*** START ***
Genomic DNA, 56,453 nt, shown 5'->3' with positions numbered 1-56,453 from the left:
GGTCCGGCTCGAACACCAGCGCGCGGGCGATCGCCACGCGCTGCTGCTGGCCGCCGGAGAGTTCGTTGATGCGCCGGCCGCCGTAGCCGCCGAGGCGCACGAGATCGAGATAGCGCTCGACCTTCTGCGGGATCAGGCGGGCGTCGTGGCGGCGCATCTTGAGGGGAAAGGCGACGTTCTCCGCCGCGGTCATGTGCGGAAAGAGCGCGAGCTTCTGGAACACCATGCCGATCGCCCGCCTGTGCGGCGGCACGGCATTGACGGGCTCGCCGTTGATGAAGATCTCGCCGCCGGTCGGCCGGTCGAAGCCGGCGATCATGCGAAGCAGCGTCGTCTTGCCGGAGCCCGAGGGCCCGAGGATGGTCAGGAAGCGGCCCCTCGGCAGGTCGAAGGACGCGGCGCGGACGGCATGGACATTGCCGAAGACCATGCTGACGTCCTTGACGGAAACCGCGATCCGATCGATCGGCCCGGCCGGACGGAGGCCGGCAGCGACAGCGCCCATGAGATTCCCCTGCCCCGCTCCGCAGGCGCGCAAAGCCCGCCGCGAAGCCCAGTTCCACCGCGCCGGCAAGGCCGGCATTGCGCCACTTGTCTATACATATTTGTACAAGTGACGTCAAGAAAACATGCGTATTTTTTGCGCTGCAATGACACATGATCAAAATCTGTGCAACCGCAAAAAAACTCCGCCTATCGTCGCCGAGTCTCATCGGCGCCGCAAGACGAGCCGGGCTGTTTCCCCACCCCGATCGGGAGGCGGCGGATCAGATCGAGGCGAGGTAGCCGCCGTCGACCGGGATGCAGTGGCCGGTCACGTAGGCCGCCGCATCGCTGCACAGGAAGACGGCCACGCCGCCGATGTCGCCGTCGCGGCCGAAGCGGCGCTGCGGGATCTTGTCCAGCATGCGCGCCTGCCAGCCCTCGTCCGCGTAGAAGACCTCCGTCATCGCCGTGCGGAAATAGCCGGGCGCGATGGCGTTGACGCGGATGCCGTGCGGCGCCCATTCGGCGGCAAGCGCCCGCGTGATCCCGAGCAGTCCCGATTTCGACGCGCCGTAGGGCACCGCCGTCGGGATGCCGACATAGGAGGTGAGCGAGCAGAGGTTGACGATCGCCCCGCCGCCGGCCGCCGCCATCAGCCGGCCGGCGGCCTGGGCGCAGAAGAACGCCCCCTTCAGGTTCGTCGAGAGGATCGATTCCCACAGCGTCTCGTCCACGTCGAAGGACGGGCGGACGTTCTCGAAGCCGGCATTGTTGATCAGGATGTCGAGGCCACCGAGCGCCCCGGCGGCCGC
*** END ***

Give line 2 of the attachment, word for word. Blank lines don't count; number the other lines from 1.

GGTCCGGCTCGAACACCAGCGCGCGGGCGATCGCCACGCGCTGCTGCTGGCCGCCGGAGAGTTCGTTGATGCGCCGGCCGCCGTAGCCGCCGAGGCGCACGAGATCGAGATAGCGCTCGACCTTCTGCGGGATCAGGCGGGCGTCGTGGCGGCGCATCTTGAGGGGAAAGGCGACGTTCTCCGCCGCGGTCATGTGCGGAAAGAGCGCGAGCTTCTGGAACACCATGCCGATCGCCCGCCTGTGCGGCGGCACGGCATTGACGGGCTCGCCGTTGATGAAGATCTCGCCGCCGGTCGGCCGGTCGAAGCCGGCGATCATGCGAAGCAGCGTCGTCTTGCCGGAGCCCGAGGGCCCGAGGATGGTCAGGAAGCGGCCCCTCGGCAGGTCGAAGGACGCGGCGCGGACGGCATGGACATTGCCGAAGACCATGCTGACGTCCTTGACGGAAACCGCGATCCGATCGATCGGCCCGGCCGGACGGAGGCCGGCAGCGACAGCGCCCATGAGATTCCCCTGCCCCGCTCCGCAGGCGCGCAAAGCCCGCCGCGAAGCCCAGTTCCACCGCGCCGGCAAGGCCGGCATTGCGCCACTTGTCTATACATATTTGTACAAGTGACGTCAAGAAAACATGCGTATTTTTTGCGCTGCAATGACACATGATCAAAATCTGTGCAACCGCAAAAAAACTCCGCCTATCGTCGCCGAGTCTCATCGGCGCCGCAAGACGAGCCGGGCTGTTTCCCCACCCCGATCGGGAGGCGGCGGATCAGATCGAGGCGAGGTAGCCGCCGTCGACCGGGATGCAGTGGCCGGTCACGTAGGCCGCCGCATCGCTGCACAGGAAGACGGCCACGCCGCCGATGTCGCCGTCGCGGCCGAAGCGGCGCTGCGGGATCTTGTCCAGCATGCGCGCCTGCCAGCCCTCGTCCGCGTAGAAGACCTCCGTCATCGCCGTGCGGAAATAGCCGGGCGCGATGGCGTTGACGCGGATGCCGTGCGGCGCCCATTCGGCGGCAAGCGCCCGCGTGATCCCGAGCAGTCCCGATTTCGACGCGCCGTAGGGCACCGCCGTCGGGATGCCGACATAGGAGGTGAGCGAGCAGAGGTTGACGATCGCCCCGCCGCCGGCCGCCGCCATCAGCCGGCCGGCGGCCTGGGCGCAGAAGAACGCCCCCTTCAGGTTCGTCGAGAGGATCGATTCCCACAGCGTCTCGTCCACGTCGAAGGACGGGCGGACGTTCTCGAAGCCGGCATTGTTGATCAGGATGTCGAGGCCACCGAGCGCCCCGGCGGCCGC